Paul Wünsch’s 1975 racing bike. Miss you, Uncle Paul.
Prior to working for Mobility Management (and you), I worked for a motorcycle industry publication. Imagine Harley-Davidson and Husqvarna instead of Quantum Rehab and Permobil, and motorcycle dealers instead of seating and mobility clinicians and ATPs.
As managing editor, working with our columnists was one of my jobs. Among our most revered writers was Paul Wünsch, wise and cantankerous owner of Love Cycles in Houston. Uncle Paul, as he was known, had been a famous motorcycle racer in his younger days. After that, he became known for his wrench-spinning.
Uncle Paul was a champion of the motorcycle dealership owner, aka, a small business owner trying to make a living by doing good work. When Uncle Paul or one of his mechanics made a mistake, he always told the affected customer, “We’ll make it right.” It’s a mindset I try to uphold to this day.
But recently, my former publisher, Robin Hartfiel, reminded me of another “Wünschism”: It’s okay to get paid for doing good work. Uncle Paul was talking about motorcycle building and repair, but he could have been referring to complex rehab technology (CRT).
Uncle Paul’s statement made me wonder: When did it become a sin to run a successful, legitimate business? Why is it terrible to charge a fair price for quality work? CRT profit margins are notoriously thin, and CRT costs are a minuscule part of Medicare’s budget. ATPs get called to make repairs on Sunday nights, Christmas eve and every time in between… and they go!
Why then is it wrong to also want to pay the utility bills and make payroll on time? Funding sources and consumers expect clinicians and ATPs to stay up to date on life-changing technology and best practices. Don’t they understand that those things (and the vans that deliver chairs, and the gas that fuels those vans) cost money? Funding sources and consumers want technology to evolve and improve — to offer more function, fewer compromises, greater access to multiple environments. Don’t they know that product development, design and testing cost money?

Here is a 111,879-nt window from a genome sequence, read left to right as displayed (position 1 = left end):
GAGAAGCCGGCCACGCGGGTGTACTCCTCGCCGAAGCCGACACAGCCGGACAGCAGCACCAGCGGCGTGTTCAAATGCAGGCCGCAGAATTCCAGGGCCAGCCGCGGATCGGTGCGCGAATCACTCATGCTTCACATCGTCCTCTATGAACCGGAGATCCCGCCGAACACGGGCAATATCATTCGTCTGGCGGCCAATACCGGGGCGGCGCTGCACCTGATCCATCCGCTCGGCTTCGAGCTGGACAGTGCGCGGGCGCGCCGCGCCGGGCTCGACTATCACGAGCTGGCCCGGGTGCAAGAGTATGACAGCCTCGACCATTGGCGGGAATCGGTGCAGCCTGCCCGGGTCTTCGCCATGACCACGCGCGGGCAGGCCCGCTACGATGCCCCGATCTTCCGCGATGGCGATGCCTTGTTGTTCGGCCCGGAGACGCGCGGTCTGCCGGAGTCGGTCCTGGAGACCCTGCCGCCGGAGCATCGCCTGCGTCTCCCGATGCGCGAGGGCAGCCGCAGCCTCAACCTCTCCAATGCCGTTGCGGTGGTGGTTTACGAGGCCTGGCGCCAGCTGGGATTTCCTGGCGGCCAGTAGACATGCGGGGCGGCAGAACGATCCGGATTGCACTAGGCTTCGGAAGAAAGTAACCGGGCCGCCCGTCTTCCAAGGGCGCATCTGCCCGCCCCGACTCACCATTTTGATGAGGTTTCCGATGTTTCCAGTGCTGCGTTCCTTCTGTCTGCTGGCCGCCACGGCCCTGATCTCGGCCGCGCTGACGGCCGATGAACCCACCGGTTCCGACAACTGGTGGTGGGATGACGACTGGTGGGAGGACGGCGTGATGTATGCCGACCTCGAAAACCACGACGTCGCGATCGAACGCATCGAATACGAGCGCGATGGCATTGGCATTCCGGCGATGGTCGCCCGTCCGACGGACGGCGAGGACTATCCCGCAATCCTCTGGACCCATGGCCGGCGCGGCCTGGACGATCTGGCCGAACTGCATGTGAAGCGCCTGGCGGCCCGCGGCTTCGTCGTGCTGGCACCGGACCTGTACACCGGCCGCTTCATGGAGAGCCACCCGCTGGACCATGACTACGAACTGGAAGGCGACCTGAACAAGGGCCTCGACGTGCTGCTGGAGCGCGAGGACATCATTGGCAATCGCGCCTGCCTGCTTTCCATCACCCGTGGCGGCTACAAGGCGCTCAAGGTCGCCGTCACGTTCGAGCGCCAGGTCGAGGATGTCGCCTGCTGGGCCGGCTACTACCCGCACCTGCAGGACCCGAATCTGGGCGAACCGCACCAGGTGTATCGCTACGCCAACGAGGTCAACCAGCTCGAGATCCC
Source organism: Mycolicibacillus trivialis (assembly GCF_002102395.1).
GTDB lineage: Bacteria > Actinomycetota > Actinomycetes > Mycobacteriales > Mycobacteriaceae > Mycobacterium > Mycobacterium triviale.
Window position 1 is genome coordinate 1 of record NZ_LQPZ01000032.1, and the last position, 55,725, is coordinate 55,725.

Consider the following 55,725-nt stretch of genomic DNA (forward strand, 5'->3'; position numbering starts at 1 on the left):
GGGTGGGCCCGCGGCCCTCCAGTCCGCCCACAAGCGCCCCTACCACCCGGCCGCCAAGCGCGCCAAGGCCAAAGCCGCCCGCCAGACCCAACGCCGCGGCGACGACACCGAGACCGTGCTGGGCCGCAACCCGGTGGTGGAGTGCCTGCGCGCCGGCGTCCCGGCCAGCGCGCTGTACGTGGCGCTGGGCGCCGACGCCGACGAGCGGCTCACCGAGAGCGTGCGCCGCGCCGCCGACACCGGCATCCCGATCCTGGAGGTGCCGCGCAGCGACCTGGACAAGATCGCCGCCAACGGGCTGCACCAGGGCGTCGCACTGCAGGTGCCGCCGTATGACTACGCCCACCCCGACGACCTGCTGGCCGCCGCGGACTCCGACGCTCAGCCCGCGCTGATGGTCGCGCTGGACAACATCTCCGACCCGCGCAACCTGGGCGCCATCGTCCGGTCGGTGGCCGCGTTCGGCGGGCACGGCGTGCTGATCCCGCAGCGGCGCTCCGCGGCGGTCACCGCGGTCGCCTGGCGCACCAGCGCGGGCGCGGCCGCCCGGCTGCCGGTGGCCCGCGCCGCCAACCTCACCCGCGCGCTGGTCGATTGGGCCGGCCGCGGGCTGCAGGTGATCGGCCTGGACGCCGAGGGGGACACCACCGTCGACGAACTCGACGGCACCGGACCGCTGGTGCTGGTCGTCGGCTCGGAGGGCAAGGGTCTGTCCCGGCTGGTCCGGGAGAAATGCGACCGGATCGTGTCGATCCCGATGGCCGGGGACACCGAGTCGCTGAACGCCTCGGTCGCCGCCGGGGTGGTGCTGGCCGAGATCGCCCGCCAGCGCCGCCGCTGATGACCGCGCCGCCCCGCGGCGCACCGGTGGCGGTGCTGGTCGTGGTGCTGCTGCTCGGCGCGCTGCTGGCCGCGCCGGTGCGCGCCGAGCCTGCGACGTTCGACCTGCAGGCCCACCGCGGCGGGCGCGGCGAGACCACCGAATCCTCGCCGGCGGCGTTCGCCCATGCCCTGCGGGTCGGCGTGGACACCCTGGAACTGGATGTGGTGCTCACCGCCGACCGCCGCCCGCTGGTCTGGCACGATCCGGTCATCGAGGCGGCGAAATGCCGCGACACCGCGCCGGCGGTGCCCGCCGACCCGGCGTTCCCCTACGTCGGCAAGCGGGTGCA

This issue deals, at least tangentially, with this topic over and over. See, for instance, our conversation with Gerry Dickerson (MMBeat, page 12), which includes a hot dog cart metaphor I’ve often attributed to the late great Simon Margolis. See the alternative drive controls story (page 21) that discusses more inclusive mobility choices than ever for young children. And then check out John Goetz’s advice on how CRT can better advocate for itself… since it’s easy to feel that the only voices speaking up for CRT are the ones within the industry.
Uncle Paul was right: It’s okay to get paid for doing good work. You deserve that, and you’re worth it. It’s in all our best interests, payors’ and consumers’ too, that CRT continues to evolve. We shouldn’t be scared to tell that truth.